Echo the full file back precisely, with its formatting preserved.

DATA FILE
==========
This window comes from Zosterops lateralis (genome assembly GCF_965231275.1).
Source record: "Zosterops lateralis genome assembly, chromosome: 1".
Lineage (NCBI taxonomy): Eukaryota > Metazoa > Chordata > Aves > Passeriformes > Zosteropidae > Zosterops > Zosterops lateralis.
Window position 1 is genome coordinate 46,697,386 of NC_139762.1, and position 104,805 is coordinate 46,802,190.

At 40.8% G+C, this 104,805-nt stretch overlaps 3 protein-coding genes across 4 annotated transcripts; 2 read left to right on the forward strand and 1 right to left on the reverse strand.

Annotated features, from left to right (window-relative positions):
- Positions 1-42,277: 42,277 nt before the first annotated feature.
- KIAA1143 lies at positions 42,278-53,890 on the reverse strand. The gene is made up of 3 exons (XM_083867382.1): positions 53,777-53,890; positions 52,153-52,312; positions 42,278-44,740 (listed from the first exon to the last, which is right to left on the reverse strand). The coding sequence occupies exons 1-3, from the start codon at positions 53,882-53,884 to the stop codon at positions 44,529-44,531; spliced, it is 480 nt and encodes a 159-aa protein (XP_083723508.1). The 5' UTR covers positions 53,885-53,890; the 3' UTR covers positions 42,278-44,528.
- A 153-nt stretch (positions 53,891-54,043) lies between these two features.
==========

This window comes from Zosterops lateralis (genome assembly GCF_965231275.1).
Source record: "Zosterops lateralis genome assembly, chromosome: 1".
Lineage (NCBI taxonomy): Eukaryota > Metazoa > Chordata > Aves > Passeriformes > Zosteropidae > Zosterops > Zosterops lateralis.
Window position 1 is genome coordinate 46,697,386 of NC_139762.1, and position 104,805 is coordinate 46,802,190.

At 40.8% G+C, this 104,805-nt stretch overlaps 3 protein-coding genes across 4 annotated transcripts; 2 read left to right on the forward strand and 1 right to left on the reverse strand.

Annotated features, from left to right (window-relative positions):
- Positions 1-42,277: 42,277 nt before the first annotated feature.
- KIAA1143 lies at positions 42,278-53,890 on the reverse strand. The gene is made up of 3 exons (XM_083867382.1): positions 53,777-53,890; positions 52,153-52,312; positions 42,278-44,740 (listed from the first exon to the last, which is right to left on the reverse strand). The coding sequence occupies exons 1-3, from the start codon at positions 53,882-53,884 to the stop codon at positions 44,529-44,531; spliced, it is 480 nt and encodes a 159-aa protein (XP_083723508.1). The 5' UTR covers positions 53,885-53,890; the 3' UTR covers positions 42,278-44,528.
- A 153-nt stretch (positions 53,891-54,043) lies between these two features.